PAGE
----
Grow & Harvest Food & Friendship at the Horn Farm Center Community Garden
Jun 28, 2021 01:25PM
By Alexis Campbell
before the pandemic ignited a frenzy of home gardening locally and beyond, the
Horn Farm Center’s community garden program in York has flourished.
in 2009, just five years after the organization’s founding, the Horn Farm
Center’s Community Gardens have blossomed into a hub of self-sufficiency,
community resilience, and local food security in Hellam Township. The community
gardens are an ongoing opportunity for aspiring growers to grow nutritious,
chemical-free food in the company of other enthusiastic and dedicated
gardeners. Each plot measures 20 x 20 feet and is available to local residents
for a modest fee from mid-April until the end of October. A total of 102 garden
plots are a source of healthy food and community connection for over 40
families, many of whom return year after year to tend to their same garden spaces.
Kurzik, for example, has been a community gardener since 2015. In her 6 years
of gardening at the Horn Farm, Linda, together with her long-time friend
Nedette Otterbein, cultivates an abundance of vegetables, fruits, flowers, and
herbs. Over the years the garden has taken on a sense of permanence, with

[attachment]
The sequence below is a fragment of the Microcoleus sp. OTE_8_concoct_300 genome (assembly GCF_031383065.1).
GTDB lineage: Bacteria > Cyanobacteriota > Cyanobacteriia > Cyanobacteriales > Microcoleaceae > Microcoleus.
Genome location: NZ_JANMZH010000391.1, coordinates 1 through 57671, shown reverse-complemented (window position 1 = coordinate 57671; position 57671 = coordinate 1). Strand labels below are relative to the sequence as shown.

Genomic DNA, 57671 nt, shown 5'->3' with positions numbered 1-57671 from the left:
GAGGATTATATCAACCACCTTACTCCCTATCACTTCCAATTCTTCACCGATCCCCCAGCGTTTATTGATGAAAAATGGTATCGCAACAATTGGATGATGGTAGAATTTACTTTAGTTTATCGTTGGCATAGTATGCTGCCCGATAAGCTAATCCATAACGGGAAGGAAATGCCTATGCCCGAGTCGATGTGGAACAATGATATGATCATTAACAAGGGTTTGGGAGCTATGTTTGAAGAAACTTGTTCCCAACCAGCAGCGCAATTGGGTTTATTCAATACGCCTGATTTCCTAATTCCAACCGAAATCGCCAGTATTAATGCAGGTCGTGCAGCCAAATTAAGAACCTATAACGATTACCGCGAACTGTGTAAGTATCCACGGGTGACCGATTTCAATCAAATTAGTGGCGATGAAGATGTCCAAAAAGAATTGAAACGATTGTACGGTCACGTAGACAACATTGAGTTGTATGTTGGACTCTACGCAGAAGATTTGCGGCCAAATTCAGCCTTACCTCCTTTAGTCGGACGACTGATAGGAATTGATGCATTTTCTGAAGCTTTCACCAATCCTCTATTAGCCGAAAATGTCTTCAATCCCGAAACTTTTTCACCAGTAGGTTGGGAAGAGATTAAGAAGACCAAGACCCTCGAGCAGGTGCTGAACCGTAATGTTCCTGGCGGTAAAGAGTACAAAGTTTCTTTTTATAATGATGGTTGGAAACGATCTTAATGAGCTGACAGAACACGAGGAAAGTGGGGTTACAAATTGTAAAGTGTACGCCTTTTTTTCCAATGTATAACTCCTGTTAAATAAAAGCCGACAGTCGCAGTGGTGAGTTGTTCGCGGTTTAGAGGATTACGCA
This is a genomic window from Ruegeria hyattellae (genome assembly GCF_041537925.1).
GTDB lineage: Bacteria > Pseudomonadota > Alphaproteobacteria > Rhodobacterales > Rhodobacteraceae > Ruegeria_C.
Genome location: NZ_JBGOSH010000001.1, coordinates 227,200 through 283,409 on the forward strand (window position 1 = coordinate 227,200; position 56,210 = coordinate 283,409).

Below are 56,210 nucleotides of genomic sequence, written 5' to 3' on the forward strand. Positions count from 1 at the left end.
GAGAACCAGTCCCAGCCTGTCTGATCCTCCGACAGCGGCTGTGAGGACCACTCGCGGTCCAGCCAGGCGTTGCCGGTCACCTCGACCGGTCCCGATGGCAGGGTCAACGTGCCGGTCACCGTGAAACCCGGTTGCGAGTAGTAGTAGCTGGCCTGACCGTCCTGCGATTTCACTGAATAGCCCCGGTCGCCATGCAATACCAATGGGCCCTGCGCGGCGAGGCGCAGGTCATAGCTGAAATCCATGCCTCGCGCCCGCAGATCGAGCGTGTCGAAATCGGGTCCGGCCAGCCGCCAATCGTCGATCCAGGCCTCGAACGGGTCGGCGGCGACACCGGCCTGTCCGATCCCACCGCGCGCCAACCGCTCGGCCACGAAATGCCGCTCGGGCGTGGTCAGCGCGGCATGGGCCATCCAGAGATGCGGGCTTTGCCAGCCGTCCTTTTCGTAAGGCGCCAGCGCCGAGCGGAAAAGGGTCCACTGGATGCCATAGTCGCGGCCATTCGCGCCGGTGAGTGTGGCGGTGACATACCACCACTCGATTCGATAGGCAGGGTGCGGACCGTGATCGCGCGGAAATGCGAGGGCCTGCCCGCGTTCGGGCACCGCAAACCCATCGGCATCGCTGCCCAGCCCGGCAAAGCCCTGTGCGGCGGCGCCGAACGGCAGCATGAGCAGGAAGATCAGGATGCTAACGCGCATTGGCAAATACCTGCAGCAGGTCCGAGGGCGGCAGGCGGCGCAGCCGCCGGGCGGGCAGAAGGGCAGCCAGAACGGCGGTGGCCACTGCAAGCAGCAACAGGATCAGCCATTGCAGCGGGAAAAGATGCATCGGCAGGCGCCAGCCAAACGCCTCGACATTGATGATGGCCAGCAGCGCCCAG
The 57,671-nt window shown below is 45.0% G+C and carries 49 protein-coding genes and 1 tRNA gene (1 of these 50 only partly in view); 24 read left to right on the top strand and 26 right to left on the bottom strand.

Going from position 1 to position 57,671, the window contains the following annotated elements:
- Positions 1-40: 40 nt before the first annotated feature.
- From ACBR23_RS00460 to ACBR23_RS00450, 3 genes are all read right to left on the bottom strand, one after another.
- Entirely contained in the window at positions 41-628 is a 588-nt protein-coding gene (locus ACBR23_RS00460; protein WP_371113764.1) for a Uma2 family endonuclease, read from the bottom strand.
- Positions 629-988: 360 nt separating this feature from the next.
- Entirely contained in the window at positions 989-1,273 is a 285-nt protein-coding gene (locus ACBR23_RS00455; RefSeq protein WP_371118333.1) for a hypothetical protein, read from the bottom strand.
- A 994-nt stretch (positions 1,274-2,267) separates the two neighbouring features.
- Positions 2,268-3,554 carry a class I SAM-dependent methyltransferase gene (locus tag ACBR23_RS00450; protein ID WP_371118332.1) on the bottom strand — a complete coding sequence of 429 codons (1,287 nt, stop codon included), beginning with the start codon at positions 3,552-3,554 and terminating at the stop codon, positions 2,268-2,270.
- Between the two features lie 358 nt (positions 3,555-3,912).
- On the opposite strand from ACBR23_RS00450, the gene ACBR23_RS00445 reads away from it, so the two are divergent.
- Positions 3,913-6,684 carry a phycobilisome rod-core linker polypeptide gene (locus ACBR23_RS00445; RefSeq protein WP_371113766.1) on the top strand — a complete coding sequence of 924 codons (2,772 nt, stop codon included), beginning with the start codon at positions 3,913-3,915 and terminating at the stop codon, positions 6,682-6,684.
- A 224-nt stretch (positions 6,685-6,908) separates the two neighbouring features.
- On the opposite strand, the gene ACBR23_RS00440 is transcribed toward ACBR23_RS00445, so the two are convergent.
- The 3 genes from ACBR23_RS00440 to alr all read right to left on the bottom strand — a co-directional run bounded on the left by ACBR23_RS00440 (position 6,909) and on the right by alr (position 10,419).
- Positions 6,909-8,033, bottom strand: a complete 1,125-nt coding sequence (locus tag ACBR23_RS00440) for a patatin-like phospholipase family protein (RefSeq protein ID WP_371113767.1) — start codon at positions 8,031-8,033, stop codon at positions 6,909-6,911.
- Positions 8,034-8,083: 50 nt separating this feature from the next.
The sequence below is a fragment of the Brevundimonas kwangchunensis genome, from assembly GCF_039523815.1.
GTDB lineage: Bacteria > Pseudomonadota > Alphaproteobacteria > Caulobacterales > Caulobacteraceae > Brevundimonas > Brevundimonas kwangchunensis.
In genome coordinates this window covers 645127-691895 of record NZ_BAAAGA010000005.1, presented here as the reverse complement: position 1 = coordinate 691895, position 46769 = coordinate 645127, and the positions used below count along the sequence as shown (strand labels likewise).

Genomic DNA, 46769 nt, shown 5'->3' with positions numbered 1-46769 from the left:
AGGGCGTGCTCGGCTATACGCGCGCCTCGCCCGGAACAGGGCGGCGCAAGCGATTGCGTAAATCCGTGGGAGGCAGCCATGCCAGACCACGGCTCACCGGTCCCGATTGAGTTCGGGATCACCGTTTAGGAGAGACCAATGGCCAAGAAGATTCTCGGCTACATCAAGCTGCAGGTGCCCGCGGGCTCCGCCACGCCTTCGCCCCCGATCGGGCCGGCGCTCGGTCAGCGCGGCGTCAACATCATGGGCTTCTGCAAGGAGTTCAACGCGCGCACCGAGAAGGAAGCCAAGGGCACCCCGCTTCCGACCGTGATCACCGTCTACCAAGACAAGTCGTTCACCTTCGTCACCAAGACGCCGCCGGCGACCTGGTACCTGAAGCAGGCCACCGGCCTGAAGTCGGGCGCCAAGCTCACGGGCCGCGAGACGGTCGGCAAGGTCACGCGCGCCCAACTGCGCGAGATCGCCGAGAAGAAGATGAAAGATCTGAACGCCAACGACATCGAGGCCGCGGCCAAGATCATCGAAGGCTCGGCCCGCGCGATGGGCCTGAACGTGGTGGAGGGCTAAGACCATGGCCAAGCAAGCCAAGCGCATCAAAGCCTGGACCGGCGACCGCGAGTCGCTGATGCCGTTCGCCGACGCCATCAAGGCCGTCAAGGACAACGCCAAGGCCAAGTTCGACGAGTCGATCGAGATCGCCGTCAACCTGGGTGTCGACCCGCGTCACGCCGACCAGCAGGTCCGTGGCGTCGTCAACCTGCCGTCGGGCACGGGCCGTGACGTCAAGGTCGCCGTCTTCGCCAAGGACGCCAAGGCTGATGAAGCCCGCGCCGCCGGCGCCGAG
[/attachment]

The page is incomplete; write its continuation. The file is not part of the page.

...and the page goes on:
wood-framed raised beds, trellises, and even a sitting area and delightful décor.
What began as just 2 humble garden plots has evolved to become a bountiful retreat
that spans 8 garden spaces. Linda and Nedette spend several hours a week
tending to their garden and enjoying each other’s company.
up gardening with her mother and her love for cultivating plants has remained
strong. “She would be happy to see this,” Linda remarked as she walked through
a maze of neatly mulched garden paths. In addition to garlic, greens, peas,
squashes, potatoes, strawberries, peppers, and an expansive variety of flowers
and herbs, Linda grows 17 different types of tomatoes. Any type of plum
tomatoes, or paste, are her favorite, which she uses to make sauce and tomato
juice for canning. Beyond the colorful harvest, Linda returns to her garden at
the Horn Farm each year because of the relationships she has built over the
sense of community - the people you talk to and help out along the way,” says
Linda. “I am always learning something new and it is rewarding when children
walk through and ask questions. The wildlife we see here is also incredible.
Last year we watched 4 baby bluebirds hatch,” she said pointing to a small
painted birdhouse. “And the robins always visit us while we are weeding!”
of the gardeners, the Horn Farm Community Garden is a home away from home – a place
where they can get away for awhile and truly connect – with nature, their food,
and their family and friends. If you are interested in learning more about the
community gardens at the Horn Farm Center, visit their website: HornFarmCenter.org, or contact [email protected].
to the Community Garden program, the Horn Farm Center offers a wide variety of
educational programming for all ages. From gardening and cooking classes to foraging
and primitive skills workshops, the Horn Farm is a destination for immersive
learning experiences where people can explore and connect with community, land,
and food. Other programs at the Horn Farm Center include: a Beekeeper Training
Program, the Horn Farm CSA, the annual Spring Plant Sale, the Pawpaw Festival,
and the Horn Farm Center’s signature Land Stewardship Training Program.